In Iraq, a severe water crisis is enhanced by the policy of Iraq’s neighbors, which has been exacerbated by a decrease in the flow of water in many of the countries’ rivers: the Tigris and the Euphrates. Iraq accuses Turkey, Iran and, to a lesser extent Syria, of sharply reducing the Euphrates’ water flow by constructing hydroelectric installations that are affecting their already stressed agricultural zones. It is predicted that Iraq could completely lose the waters of its two major rivers within the next decades. Although Iraq has sent a cease and desist notice to the offending nations, I don’t visualize a change in their attitude, notwithstanding Iraq’s threat to use force to ensure the free flow of water.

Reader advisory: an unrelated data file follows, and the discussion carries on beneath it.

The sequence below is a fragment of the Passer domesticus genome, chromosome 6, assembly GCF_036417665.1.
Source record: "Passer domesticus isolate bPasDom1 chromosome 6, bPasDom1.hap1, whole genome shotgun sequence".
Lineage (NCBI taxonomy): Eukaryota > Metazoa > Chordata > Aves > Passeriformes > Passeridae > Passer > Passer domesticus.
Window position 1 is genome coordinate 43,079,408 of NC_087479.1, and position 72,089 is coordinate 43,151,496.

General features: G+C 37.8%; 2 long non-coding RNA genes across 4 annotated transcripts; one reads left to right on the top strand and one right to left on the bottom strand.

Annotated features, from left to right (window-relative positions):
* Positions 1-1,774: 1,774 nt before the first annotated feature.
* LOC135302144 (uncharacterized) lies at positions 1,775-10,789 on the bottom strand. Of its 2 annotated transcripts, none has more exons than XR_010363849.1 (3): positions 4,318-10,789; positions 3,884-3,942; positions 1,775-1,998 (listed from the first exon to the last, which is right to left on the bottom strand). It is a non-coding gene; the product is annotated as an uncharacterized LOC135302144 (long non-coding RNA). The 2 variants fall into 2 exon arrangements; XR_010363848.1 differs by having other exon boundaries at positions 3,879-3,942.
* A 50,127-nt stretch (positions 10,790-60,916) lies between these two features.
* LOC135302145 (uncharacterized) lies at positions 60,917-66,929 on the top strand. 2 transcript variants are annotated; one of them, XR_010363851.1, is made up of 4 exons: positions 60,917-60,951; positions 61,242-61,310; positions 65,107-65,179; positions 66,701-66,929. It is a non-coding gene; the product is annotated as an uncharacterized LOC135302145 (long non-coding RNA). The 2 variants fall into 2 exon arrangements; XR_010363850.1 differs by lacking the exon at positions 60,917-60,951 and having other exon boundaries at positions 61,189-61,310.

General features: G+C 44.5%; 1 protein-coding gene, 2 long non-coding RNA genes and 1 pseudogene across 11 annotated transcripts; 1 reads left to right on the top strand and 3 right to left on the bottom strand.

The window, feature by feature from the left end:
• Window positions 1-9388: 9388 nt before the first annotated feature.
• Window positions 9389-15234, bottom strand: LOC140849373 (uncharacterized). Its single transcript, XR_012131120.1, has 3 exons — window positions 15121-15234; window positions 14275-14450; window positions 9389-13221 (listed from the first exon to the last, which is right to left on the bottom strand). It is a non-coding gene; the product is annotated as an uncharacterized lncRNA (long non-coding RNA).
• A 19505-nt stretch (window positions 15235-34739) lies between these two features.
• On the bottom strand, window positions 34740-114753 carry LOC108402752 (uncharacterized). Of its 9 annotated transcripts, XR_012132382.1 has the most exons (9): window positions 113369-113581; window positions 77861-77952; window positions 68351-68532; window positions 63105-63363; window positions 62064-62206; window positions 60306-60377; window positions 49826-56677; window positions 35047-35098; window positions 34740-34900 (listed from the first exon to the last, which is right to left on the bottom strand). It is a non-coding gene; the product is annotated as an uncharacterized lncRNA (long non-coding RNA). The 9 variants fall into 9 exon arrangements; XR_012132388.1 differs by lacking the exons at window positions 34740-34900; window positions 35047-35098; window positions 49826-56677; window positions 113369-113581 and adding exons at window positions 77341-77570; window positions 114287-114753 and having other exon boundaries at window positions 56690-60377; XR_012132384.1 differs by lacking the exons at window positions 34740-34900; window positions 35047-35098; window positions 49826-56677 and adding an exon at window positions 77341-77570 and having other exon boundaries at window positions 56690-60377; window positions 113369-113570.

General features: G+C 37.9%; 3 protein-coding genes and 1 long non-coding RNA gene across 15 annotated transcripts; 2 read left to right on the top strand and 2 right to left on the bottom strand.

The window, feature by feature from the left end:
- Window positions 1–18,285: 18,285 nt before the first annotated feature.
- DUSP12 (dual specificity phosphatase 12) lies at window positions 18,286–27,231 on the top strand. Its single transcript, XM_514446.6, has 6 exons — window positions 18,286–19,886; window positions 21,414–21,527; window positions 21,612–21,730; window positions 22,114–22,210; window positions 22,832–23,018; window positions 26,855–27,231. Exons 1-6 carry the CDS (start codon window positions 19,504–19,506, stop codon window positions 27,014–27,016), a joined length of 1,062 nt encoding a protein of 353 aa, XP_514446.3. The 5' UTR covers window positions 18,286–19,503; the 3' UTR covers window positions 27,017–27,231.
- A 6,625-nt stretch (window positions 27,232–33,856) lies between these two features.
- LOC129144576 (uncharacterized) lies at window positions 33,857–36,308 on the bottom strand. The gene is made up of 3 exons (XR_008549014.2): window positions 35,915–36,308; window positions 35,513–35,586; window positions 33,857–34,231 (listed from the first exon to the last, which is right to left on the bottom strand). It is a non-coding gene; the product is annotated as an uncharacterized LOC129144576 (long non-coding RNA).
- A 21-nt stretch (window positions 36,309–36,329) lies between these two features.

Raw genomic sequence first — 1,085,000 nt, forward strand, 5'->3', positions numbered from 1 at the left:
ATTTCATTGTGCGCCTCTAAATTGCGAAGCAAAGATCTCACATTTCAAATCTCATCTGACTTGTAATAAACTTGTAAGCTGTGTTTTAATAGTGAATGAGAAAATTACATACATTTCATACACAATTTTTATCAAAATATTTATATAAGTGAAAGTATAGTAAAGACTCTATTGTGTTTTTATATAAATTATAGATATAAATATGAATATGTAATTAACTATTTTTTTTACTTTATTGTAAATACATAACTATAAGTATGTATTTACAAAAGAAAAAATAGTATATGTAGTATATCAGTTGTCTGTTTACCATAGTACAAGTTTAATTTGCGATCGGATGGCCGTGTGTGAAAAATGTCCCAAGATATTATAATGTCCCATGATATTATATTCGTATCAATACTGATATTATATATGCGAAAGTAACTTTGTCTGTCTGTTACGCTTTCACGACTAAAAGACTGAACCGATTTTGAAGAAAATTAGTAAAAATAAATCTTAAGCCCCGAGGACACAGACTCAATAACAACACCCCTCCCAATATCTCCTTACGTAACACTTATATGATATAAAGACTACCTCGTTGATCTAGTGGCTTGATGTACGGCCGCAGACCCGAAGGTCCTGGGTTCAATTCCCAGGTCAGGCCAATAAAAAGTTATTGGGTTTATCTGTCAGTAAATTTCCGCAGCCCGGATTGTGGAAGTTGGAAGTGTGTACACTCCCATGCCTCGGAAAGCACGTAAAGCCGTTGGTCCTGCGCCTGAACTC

Just as technology was and is being developed to search for traces of nuclear material, we presently require the mechanism to scan for health and bio-threats. The spy: biological espionage has been with us for decades. During the Cold War, each side sought to learn the secret biological weapons the “enemy” was developing. In addition, the long-held fears that terrorism, such as the well documented saran attack in Japan, would impact us at home and abroad. As a national security, we need to have enhanced procedures and policies that are necessary for preserving U.S. armed forces’ readiness in the face of disease outbreaks; whether deliberately weaponized by a foreign entity or not.